Area Forecast Discussion
Issued by NWS Louisville, KY
FXUS63 KLMK 050233
Area Forecast Discussion
National Weather Service Louisville KY
933 PM EST THU FEB 4 2016
Updated at 930 PM EST Thu Feb 4 2016
Clouds have pretty much exited the Bluegrass region, and the rest of
the night looks clear. Current forecast is on track, but a quick
update coming to clean up evening wording in the east.
.SHORT TERM (Now through Friday Night)...
Issued at 300 PM EST Thu Feb 4 2016
Large area of low clouds will continue to slowly move out of the
region this afternoon and this evening. The clearing line is just
west of I-65 now with mostly sunny skies noted across the western
third of KY. Temperatures remained in the lower 30s in the cloud
cover, but have rebounded slightly across far western KY in the
sunshine. Given the slower clearing trend, we`re likely to see our
highs for the day in the next hour or so. We`ll probably see a few
ice pellets or snow flurries across the north-central and east-
central sections as the clouds clear out. Temperatures this evening
will drop into the upper 20s. With expected clearing overnight and
light winds, we`ll see overnight minimum temps drop into the lower
20s out across the Bluegrass region with 24-27 degrees elsewhere
across the district.
Dry conditions are expected for Friday as a weak front pushes
through the region. However, moisture will be very lacking and only
a slight increase in cloud cover is expected. High temperatures
will range from the lower-mid 40s in the east with mid-upper 40s in
the west. High pressure will then build into the region for Friday
night with lows cooling into the upper 20s.
.LONG TERM (Saturday through Thursday)...
Issued at 322 PM EST Thu Feb 4 2016
At the beginning of the period, we`ll see an upper trough cross the
region on Saturday. This feature will cut off across the deep south
and spawn a coastal storm just off the Carolinas early Sunday
morning. Moisture will be rather scant, so we`re just expecting
some cloudy skies as this feature pushes through the region. Highs
Saturday will warm into the upper 40s to around 50 and overnight
lows will cool into the lower 30s by Sunday morning. Clouds will be
on the increase by Sunday as the next wave approaches from the
northwest. Highs Sunday look to top out in the upper 40s to the
lower 50s region wide.
By Sunday night, the global models are in general agreement with a
strong upper trough dropping out of the Midwest and then closing off
across the Ohio Valley in the Monday through Tuesday night time
frame. While the models agree with the trough closing off, there
remains considerable differences in how far south the low tracks and
cuts off before heading off to the east by early Wednesday. The
Euro and Canadian runs are more north/northeast with their tracks,
keeping the best moisture and colder air to our north and east.
Meanwhile, the GFS solutions continues to be the most wound up,
stronger, and furthest south and southwest in the guidance envelope.
Using a blend of the Euro/GEM/GFS keeps the ongoing forecast rather
consistent though it does warrant an increase in precipitation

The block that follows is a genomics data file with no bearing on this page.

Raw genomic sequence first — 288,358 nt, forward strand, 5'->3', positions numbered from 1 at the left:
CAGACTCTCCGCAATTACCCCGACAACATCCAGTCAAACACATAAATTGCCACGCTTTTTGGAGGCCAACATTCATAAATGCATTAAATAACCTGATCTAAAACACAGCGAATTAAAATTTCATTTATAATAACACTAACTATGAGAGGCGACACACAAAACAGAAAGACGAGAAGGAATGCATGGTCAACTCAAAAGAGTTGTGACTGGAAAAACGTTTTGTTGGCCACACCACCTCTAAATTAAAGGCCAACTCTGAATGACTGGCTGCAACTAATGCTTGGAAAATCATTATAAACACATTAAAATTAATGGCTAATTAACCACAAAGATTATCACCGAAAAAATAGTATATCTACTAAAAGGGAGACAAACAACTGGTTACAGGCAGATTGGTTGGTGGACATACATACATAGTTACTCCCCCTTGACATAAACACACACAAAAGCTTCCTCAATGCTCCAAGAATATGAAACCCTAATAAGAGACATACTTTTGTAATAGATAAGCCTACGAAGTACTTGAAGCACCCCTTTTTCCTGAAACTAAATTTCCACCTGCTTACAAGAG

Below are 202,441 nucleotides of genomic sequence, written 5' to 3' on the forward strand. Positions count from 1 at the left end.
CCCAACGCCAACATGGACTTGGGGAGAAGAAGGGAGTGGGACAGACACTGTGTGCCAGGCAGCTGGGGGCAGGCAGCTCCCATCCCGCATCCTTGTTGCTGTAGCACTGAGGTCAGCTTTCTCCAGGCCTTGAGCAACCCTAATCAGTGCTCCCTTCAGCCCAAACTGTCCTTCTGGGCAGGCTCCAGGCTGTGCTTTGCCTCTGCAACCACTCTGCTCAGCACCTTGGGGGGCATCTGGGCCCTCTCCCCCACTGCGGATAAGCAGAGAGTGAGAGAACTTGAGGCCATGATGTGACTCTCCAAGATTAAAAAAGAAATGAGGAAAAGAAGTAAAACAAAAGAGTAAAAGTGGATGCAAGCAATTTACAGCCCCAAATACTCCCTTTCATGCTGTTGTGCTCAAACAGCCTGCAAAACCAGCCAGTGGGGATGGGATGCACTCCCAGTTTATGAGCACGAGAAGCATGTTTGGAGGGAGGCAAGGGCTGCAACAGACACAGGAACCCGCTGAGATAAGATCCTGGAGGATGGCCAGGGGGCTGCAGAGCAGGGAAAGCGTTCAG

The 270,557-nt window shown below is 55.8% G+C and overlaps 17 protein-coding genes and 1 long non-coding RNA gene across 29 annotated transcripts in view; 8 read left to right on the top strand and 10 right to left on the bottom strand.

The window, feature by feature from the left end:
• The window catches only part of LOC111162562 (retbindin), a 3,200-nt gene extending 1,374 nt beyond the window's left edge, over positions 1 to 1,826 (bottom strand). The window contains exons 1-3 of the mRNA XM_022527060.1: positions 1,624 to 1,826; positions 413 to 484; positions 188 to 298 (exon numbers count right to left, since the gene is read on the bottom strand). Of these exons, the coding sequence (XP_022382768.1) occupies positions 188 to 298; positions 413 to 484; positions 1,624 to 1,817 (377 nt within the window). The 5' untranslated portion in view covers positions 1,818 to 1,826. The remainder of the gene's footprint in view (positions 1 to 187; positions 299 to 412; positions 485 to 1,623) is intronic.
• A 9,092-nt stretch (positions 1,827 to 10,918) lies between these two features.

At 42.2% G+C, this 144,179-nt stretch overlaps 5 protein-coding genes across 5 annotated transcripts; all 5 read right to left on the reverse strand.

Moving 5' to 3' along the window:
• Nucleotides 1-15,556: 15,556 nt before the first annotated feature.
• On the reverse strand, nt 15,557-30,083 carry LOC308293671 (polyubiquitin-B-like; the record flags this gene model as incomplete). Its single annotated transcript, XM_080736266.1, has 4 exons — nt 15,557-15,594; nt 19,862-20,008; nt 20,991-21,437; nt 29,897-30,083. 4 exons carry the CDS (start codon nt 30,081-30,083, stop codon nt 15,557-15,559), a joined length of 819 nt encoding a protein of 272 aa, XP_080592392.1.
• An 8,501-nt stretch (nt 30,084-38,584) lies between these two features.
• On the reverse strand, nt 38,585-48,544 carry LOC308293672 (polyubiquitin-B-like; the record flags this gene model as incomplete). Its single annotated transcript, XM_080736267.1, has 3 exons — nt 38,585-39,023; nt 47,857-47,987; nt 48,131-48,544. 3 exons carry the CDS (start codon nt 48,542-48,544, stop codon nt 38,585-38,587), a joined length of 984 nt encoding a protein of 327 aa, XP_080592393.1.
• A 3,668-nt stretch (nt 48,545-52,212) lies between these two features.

chances and cloud cover. Precipitation is likely to break out
Sunday night across the region. Some warm air advection on the
south side of the system will likely keep precipitation in a mixed
state (Rain/Snow) through much of the night as temperatures remain
around the freezing mark. Temperatures will see a diurnal spike on
Monday with upper 30s but then temperatures should crash during the
evening hours and then remaining cold through Tuesday night. Lows
Monday night will drop into the lower-mid 20s with highs on Tuesday
only warming into the mid-upper 20s. Tuesday night lows will cool
into the teens.
With these temperatures forecasts in mind, predominant precipitation
type will be in the form of snow Monday night through Tuesday night.
QPF amounts are not overly impressive compared to a dynamic synoptic
system with a good moisture feed off the Gulf or the Atlantic.
Nonetheless, with a very cold temperature profile in place in the
troposphere, snow ratios will be in the 17-22:1 range, so with even
light QPF amounts, a couple of inches of snow will be possible by
the time the precipitation ends late Tuesday night.
The upper low/trough axis is forecast to lift out on Wednesday which
will bring an end to the precipitation along with clearing skies.
Temperatures will be dependent on snowcover. Since we believe that
we`ll have some on the ground, we have trimmed back temperatures
slightly with highs in the mid-upper 20s for Wednesday. Very cold
conditions are likely Wednesday night and Thursday morning if we
have sufficient clearing. Raw model data supports lows in the lower
teens, but single digit lows would be more likely if we have
snowpack and clear skies. Highs Thursday will modify slightly with
low-mid 30s expected, though these might still be too generous if
a light snowpack remains.
.AVIATION (00Z TAF Update)...
Updated at 550 PM EST Thu Feb 4 2016
Only outstanding question is when the VFR strato-cu ceiling will
clear out of LEX. Based on current trends expect that to be an hour
or two after the valid TAF time. BWG and SDF have already cleared,
but will initialize with a light NW breeze, then go light/variable
by late evening as high pressure settles over the Ohio Valley. Clear
skies will continue for the remainder of the period, with light SW
flow developing late Fri morning once the ridge axis pushes to our